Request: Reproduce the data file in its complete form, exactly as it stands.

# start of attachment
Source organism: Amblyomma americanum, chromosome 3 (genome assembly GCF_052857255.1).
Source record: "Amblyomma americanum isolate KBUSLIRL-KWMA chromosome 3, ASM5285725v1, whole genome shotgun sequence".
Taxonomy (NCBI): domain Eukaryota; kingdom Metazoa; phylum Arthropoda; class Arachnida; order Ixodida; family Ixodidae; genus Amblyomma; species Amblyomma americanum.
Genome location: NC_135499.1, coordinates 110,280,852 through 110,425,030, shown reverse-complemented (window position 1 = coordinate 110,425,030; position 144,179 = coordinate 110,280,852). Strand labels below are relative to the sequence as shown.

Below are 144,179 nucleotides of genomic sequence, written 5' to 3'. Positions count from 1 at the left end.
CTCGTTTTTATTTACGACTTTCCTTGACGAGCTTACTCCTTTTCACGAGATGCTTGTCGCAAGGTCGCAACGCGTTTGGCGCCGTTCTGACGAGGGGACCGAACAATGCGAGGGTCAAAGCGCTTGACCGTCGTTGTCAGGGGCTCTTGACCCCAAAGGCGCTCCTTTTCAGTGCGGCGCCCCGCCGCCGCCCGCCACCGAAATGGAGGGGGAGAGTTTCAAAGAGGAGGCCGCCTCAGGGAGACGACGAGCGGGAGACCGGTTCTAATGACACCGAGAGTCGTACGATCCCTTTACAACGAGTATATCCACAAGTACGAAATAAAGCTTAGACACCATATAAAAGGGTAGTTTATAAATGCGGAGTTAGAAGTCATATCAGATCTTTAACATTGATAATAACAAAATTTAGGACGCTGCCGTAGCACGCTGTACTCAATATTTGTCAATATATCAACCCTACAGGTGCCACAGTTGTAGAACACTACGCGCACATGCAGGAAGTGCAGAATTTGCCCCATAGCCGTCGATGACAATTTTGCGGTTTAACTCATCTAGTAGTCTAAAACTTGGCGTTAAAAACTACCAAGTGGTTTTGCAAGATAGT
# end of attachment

Source organism: Amblyomma americanum, chromosome 3 (genome assembly GCF_052857255.1).
Source record: "Amblyomma americanum isolate KBUSLIRL-KWMA chromosome 3, ASM5285725v1, whole genome shotgun sequence".
Taxonomy (NCBI): domain Eukaryota; kingdom Metazoa; phylum Arthropoda; class Arachnida; order Ixodida; family Ixodidae; genus Amblyomma; species Amblyomma americanum.
Genome location: NC_135499.1, coordinates 110,280,852 through 110,425,030, shown reverse-complemented (window position 1 = coordinate 110,425,030; position 144,179 = coordinate 110,280,852). Strand labels below are relative to the sequence as shown.

Below are 144,179 nucleotides of genomic sequence, written 5' to 3'. Positions count from 1 at the left end.
CTCGTTTTTATTTACGACTTTCCTTGACGAGCTTACTCCTTTTCACGAGATGCTTGTCGCAAGGTCGCAACGCGTTTGGCGCCGTTCTGACGAGGGGACCGAACAATGCGAGGGTCAAAGCGCTTGACCGTCGTTGTCAGGGGCTCTTGACCCCAAAGGCGCTCCTTTTCAGTGCGGCGCCCCGCCGCCGCCCGCCACCGAAATGGAGGGGGAGAGTTTCAAAGAGGAGGCCGCCTCAGGGAGACGACGAGCGGGAGACCGGTTCTAATGACACCGAGAGTCGTACGATCCCTTTACAACGAGTATATCCACAAGTACGAAATAAAGCTTAGACACCATATAAAAGGGTAGTTTATAAATGCGGAGTTAGAAGTCATATCAGATCTTTAACATTGATAATAACAAAATTTAGGACGCTGCCGTAGCACGCTGTACTCAATATTTGTCAATATATCAACCCTACAGGTGCCACAGTTGTAGAACACTACGCGCACATGCAGGAAGTGCAGAATTTGCCCCATAGCCGTCGATGACAATTTTGCGGTTTAACTCATCTAGTAGTCTAAAACTTGGCGTTAAAAACTACCAAGTGGTTTTGCAAGATAGT